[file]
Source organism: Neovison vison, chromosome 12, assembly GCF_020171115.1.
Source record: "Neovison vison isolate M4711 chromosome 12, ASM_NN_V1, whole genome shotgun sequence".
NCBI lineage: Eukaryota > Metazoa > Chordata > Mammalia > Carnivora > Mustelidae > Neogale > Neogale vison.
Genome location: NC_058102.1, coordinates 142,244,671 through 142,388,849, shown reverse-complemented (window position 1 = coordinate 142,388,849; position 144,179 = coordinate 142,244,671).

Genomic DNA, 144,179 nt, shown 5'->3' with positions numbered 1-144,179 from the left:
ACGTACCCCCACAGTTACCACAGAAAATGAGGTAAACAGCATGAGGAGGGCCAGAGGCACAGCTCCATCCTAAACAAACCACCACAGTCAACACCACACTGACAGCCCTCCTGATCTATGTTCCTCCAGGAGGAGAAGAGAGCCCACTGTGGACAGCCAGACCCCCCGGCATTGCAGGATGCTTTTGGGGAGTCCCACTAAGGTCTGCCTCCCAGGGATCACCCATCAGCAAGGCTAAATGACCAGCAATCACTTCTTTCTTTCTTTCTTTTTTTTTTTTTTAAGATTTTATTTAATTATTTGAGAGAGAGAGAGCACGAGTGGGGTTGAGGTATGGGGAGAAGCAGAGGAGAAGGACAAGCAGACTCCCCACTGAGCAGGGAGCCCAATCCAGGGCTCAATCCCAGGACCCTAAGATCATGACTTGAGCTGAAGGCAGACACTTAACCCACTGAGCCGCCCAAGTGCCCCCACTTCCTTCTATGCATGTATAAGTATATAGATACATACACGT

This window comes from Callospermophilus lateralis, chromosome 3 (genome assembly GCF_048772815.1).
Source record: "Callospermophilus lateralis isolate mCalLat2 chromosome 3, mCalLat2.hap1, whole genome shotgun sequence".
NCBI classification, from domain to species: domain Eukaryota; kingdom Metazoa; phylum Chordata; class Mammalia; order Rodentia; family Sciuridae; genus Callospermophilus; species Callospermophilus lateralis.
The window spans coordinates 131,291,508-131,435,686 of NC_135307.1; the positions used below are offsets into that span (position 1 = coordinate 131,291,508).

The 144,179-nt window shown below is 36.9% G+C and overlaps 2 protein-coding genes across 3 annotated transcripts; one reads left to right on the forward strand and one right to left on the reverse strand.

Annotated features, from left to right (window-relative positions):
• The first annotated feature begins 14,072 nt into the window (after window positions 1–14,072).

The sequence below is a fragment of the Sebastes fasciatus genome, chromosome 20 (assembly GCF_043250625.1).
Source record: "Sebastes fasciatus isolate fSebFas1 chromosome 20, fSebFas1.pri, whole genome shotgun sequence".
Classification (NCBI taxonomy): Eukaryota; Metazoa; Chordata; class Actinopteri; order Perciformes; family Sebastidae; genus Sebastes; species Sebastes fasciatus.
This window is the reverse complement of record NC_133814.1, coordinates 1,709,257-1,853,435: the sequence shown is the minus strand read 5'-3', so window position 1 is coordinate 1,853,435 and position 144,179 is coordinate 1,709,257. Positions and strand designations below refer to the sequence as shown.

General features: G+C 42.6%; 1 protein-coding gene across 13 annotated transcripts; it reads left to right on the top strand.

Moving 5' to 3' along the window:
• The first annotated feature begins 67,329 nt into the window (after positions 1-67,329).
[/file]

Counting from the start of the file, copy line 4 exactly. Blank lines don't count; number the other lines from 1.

Genome location: NC_058102.1, coordinates 142,244,671 through 142,388,849, shown reverse-complemented (window position 1 = coordinate 142,388,849; position 144,179 = coordinate 142,244,671).